In the entertaining and new paradigm-defining ARG thriller Daemon, Daniel Suarez makes some interesting philosophical claims at a broader level. One is that democracy may not be viable in a technologically advanced society. This could be the case, but is more likely to be true due to other tweaked and adjusted political models, hopefully with the support and participation of a larger portion of the population, superseding the special-interest group democracies of today.
Power and counterbalances evolve in lockstep
The claim in Daemon regarding democracy and more generally about a society composed of unmodified humans is that individuals or small groups wield too much ability to destroy. This could be true, terrorism is a familiar current example, where a few people can impact many others, but a more likely possible future is that responses and countermeasures evolve in lockstep with any new power-wielding phenomenon. For example, top-down and bottom-up ubiquitous satellite surveillance, cams and sensor networks are problematic in many ways but a potential counterbalance to terrorism. Another classic example is that a society in which a nanovirus could circulate worldwide and dissolve all rubber tires overnight (a rather dramatic response to petroleum dependency!) might also have the norm of downloading open-source security patches from the web for quick printing via personal nanofab.
Childhood's End theme: bot-mediated reality
A second interesting aspect of Dameon is the exploration of the ‘Childhood’s End’ theme – that humans in their present state are incapable of operating a sustainable society and that order can only be achieved through outside intervention, also that present humanity is just a step in the evolutionary chain on the way to the next tier of intelligence. In Daemon there is a new kind of order which is more distributed and possibly sustainable but not really different in providing a better society for all but just in installing new hierarchies of video game-style leveling–up together with the usual story of enfranchising the disenfranchised, as ascribed by one person. Individual actions are snapshots and disconnected from their import.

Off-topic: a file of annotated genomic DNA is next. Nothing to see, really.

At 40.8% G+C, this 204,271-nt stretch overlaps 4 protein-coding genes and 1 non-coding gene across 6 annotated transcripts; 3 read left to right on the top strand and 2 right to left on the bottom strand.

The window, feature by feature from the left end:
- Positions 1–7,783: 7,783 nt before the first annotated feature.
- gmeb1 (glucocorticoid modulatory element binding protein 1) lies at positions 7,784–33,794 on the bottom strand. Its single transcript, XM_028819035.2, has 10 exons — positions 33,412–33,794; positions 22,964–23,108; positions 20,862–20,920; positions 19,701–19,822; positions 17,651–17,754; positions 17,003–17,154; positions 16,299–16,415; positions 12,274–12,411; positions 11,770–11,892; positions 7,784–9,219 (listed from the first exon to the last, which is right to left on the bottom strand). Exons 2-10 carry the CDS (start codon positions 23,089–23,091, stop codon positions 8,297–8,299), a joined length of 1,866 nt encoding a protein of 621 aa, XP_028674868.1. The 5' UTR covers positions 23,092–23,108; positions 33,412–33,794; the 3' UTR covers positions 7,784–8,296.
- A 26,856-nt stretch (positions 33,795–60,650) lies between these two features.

Forget Reality TV - nextgen is Augmented Reality TV: botnet replaces Judge Judy, ARG players determine real-life actions and eventsNew world order in our hands
Daemon is laudable for taking on the grand challenge of envisioning how a new world order could evolve though a mediated narrowly intelligent botnet and artificial reality gaming overlay to the physical world. The key point is that we are already steps away from this world and that the building block pieces are in place now (e.g.; GPS networks, pervasive botnets); it is up to us to determine whether the future incarnation is positive or negative, whether it reinforces or destabilizes current interests and influences and how societal and individual actions are motivated and executed.